The argument that the low-oxygen area is likely the reason why the two Jurassic sea creatures were so well preserved for keeping scavengers away does not help much to enable the preservation. The presence of those creatures in water itself goes against preservation. The water would act as an agent to decompose them before they get buried unless a rapid burial, which is very crucial in the process, comes into the equation. Martill (1988) uses the term Medusa effect to explain that in the fossils from the Santana Formation (Brazil), the lithification process was instantaneous, and fossilization may have even been the cause of death. Boucot (1990) also mentions the “frozen in time” effect, a direct evidence of behavior of an animal that was recorded in the rock. Terms like those express that something rapid happened, which trapped those organisms and resulted in their death.
The Lower Toarcian Posidonia Shale is known for its fossil preservation. Not only exceptional preservation but also the accumulation of organic matter that the strata displays are explained by permanent anoxic bottom water. However, studies on geochemistry, sedimentology, and paleoecology of various areas of the Posidonia Shale in southwest Germany indicate that oxygen availability was variable, ranging from short-oxygenated periods to longer-term anoxia. Anoxic conditions prevailed during the deposition of the Toarcian black shale, but they were punctuated by short periods (weeks to years) with oxygenated bottom water conditions. Sedimentological and geochemical parameters show covariation that is remarkable (same word used by the author), and that variation seems to be controlled by sea-level fluctuations (Röhl et al., 2001).
Jenny et al. (2019) identified four cases of cephalopods, and they all are about to have their last meal. They all hold in their arms a small fish. That type of preservation requires very exceptional conditions that are not only known in the Posidonienschiefer, where both materials come from, but is also known all over the world. Examples like the ones mentioned in the news items, in many published articles, and books are not rare, as many believe. They are everywhere. The article brings up the Konservat-Lagerstätte (sedimentary deposits possessing characteristics which favor exceptionally preserved fossils, in this particular case soft-tissue phosphatisation) to explain the reason why the coleoids were so well preserved. However, not only those sites have exceptional preservation in their fossil record. Many other areas that are not show the same conditions. One example is the first record of chitin preservation in Mesozoic deposits (Wysokowski et al., 2014), and it does not follow the conventional Konservat-Lagerstatte procedure for preservation of soft-bodied and non-biomineralized organisms. In the article, they state that early cementation of sediment was crucial for the preservation.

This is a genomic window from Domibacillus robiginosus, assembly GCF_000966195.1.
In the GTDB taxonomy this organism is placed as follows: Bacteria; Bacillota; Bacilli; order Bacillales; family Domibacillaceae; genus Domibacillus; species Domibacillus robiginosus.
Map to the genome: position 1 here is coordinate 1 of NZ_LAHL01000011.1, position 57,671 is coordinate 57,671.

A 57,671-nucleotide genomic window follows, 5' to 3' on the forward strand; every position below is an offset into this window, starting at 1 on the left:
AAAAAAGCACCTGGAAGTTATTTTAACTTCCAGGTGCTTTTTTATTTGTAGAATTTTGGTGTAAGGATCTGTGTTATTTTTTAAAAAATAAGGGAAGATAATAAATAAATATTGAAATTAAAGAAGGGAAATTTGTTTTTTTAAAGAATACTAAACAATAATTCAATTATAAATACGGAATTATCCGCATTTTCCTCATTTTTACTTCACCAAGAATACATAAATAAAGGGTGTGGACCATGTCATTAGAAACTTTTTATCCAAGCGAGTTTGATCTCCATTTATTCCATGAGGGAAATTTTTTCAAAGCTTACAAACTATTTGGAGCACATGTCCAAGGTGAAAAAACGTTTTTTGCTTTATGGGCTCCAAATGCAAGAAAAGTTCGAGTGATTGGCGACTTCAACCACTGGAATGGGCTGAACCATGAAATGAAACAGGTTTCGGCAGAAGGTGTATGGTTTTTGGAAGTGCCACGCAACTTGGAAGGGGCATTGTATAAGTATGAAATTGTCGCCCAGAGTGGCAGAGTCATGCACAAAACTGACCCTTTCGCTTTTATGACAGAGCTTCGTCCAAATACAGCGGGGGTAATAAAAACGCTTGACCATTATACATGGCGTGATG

Many assumptions result from their conclusion. One example is that in the news article, one of the authors of the research, Christian Klug, says, "We assume that the predator was so happy about its catch that it did not realize that it was sinking." Giving an animal feelings (anthropomorphism) does not make it truly have feelings. Another assumption is that because the most accepted explanation for fossil preservation is the anoxia or low oxygen levels in bottom waters, it is right to conclude that was the case. People’s agreement does not make something true. Another assumption is that the oxygen level was the same most of the time, which has been shown false.
The excellent preservation of two animals together, with one actively feeding on the other, demonstrates the type of rapid (or in this case, instant) burial we would expect to see as the result of a global flood.
The excellent preservation of two animals together, with one actively feeding on the other, demonstrates the type of rapid (or in this case, instant) burial we would expect to see as the result of a global flood. The fountains of the great deep breaking open (Genesis 7:11) would have caused catastrophic “avalanches” of lime mud all throughout the ocean, burying bivalves, fish, and yes, even squid instantly and covering them with thick layers of sediment. The authors of the study note that the Early Jurassic Posidonienschiefer Formation claystone is finely laminated and lacks any bioturbation.5 Such conditions are perfectly explainable in a flood geology scenario—namely that the bioturbators were also buried and died because the sediment was too thick for them to burrow out. Plus, the timing was so sudden that worms and other burrowing animals had no time to churn through the sediments between depositions.
This fossil which shows predation, death, and natural catastrophes that culminated in burial, is a testimony to the fall of man, which brought sin, bloodshed, death, animal carnivory, and ultimately God’s judgment via a worldwide global flood to wipe out that wicked world. These animals were not created as carnivores, nor were they originally created just to die. Adam’s sin caused all of creation to be brought under bondage to corruption (Romans 8:20–21). God’s original creation was perfect; the blame for sin and death lies squarely at the feet of Adam and all those in Adam who likewise sin and rebel against their Creator. But just as God had Noah prepare an ark for the salvation of his household and all the animals which God brought to him, so God has also provided us with an Ark of salvation (Acts 4:12, Romans 1:16, Hebrews 9:28), the Lord Jesus Christ who will one day defeat the final enemy—death (1 Corinthians 15:26).
Fuchs, Jenny, et al. (2019). “Predatory Behavior and Taphonomy of a Jurassic Belemnoid Coleoid (Diplobelida, Cephalopoda)” Scientific Reports 9 (7944): 1–11. https://doi.org/10.1038/s4159 8-019-44260-w.
Joyce, W. G., et al. (2012). “Caught in the Act: The First Record of Copulating Fossil Vertebrates” Biology Letters, 8: 846–848.
Klug, C., et al. (2021). “Distraction Sinking and Fossilized Coleoid Predatory Behaviour from the German Early Jurassic.” Swiss J Palaeontol 140 (7), https://doi.org/10.1186/s13358-021-00218-y.
Mapes, R. H., et al. (2019). “Caught in the Act? Distraction Sinking in Ammonoid Cephalopods.” Swiss Journal of Palaeontology 138: 141–149.
Martill (1988). “The Medusa Effect: Instantaneous Fossilization.” Geology Today, London, 5 (6): 201–205.
Röhl, H. J., et al. (2001). “The Posidonia Shale (Lower Toarcian) of SW-Germany: An Oxygen-depleted Ecosystem Controlled by Sea Level and Palaeoclimate.” Palaeogeogr., Palaeoclim., Palaeoecol 165: 27–52.
Wysokowski, Marcin, et al. (2014). “Identification of Chitin in 200-million-year-old Gastropod Egg Capsules.” Paleobiology 40: 529–540. 10.1666/13083.